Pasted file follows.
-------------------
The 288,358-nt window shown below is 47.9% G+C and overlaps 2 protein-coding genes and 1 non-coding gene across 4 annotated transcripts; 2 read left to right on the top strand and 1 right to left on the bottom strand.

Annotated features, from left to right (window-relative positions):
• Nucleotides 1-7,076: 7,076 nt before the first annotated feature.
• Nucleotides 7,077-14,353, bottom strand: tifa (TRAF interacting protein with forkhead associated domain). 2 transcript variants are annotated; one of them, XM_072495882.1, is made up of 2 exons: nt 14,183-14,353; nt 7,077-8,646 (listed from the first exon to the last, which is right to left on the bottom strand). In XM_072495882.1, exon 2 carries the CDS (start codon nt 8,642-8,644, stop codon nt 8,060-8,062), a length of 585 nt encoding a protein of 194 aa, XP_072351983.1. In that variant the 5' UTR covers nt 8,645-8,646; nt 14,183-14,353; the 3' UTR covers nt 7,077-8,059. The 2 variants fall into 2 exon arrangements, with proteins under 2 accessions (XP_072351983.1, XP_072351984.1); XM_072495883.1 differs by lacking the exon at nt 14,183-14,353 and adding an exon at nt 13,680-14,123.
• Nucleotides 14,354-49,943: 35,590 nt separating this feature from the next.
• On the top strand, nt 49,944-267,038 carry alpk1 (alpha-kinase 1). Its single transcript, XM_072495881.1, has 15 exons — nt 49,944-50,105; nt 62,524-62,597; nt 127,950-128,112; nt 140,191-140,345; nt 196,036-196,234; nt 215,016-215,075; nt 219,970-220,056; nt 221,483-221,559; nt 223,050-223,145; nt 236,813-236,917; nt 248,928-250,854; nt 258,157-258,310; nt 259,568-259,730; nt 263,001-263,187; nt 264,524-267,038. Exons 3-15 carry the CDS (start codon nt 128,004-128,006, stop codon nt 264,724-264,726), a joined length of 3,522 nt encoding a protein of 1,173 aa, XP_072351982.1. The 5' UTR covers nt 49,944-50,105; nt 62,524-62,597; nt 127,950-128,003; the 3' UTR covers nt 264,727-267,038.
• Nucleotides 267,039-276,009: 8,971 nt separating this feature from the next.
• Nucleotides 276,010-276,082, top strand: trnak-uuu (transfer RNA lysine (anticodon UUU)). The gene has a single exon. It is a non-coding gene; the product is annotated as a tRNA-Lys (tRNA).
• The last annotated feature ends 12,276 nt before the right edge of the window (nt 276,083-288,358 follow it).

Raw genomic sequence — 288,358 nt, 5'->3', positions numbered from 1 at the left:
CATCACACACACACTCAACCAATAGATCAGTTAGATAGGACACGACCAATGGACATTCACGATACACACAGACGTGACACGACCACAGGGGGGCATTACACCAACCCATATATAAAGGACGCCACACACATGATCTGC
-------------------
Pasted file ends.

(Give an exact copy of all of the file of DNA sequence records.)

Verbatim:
The 288,358-nt window shown below is 47.9% G+C and overlaps 2 protein-coding genes and 1 non-coding gene across 4 annotated transcripts; 2 read left to right on the top strand and 1 right to left on the bottom strand.

Annotated features, from left to right (window-relative positions):
• Nucleotides 1-7,076: 7,076 nt before the first annotated feature.
• Nucleotides 7,077-14,353, bottom strand: tifa (TRAF interacting protein with forkhead associated domain). 2 transcript variants are annotated; one of them, XM_072495882.1, is made up of 2 exons: nt 14,183-14,353; nt 7,077-8,646 (listed from the first exon to the last, which is right to left on the bottom strand). In XM_072495882.1, exon 2 carries the CDS (start codon nt 8,642-8,644, stop codon nt 8,060-8,062), a length of 585 nt encoding a protein of 194 aa, XP_072351983.1. In that variant the 5' UTR covers nt 8,645-8,646; nt 14,183-14,353; the 3' UTR covers nt 7,077-8,059. The 2 variants fall into 2 exon arrangements, with proteins under 2 accessions (XP_072351983.1, XP_072351984.1); XM_072495883.1 differs by lacking the exon at nt 14,183-14,353 and adding an exon at nt 13,680-14,123.
• Nucleotides 14,354-49,943: 35,590 nt separating this feature from the next.
• On the top strand, nt 49,944-267,038 carry alpk1 (alpha-kinase 1). Its single transcript, XM_072495881.1, has 15 exons — nt 49,944-50,105; nt 62,524-62,597; nt 127,950-128,112; nt 140,191-140,345; nt 196,036-196,234; nt 215,016-215,075; nt 219,970-220,056; nt 221,483-221,559; nt 223,050-223,145; nt 236,813-236,917; nt 248,928-250,854; nt 258,157-258,310; nt 259,568-259,730; nt 263,001-263,187; nt 264,524-267,038. Exons 3-15 carry the CDS (start codon nt 128,004-128,006, stop codon nt 264,724-264,726), a joined length of 3,522 nt encoding a protein of 1,173 aa, XP_072351982.1. The 5' UTR covers nt 49,944-50,105; nt 62,524-62,597; nt 127,950-128,003; the 3' UTR covers nt 264,727-267,038.
• Nucleotides 267,039-276,009: 8,971 nt separating this feature from the next.
• Nucleotides 276,010-276,082, top strand: trnak-uuu (transfer RNA lysine (anticodon UUU)). The gene has a single exon. It is a non-coding gene; the product is annotated as a tRNA-Lys (tRNA).
• The last annotated feature ends 12,276 nt before the right edge of the window (nt 276,083-288,358 follow it).

Raw genomic sequence — 288,358 nt, 5'->3', positions numbered from 1 at the left:
CATCACACACACACTCAACCAATAGATCAGTTAGATAGGACACGACCAATGGACATTCACGATACACACAGACGTGACACGACCACAGGGGGGCATTACACCAACCCATATATAAAGGACGCCACACACATGATCTGC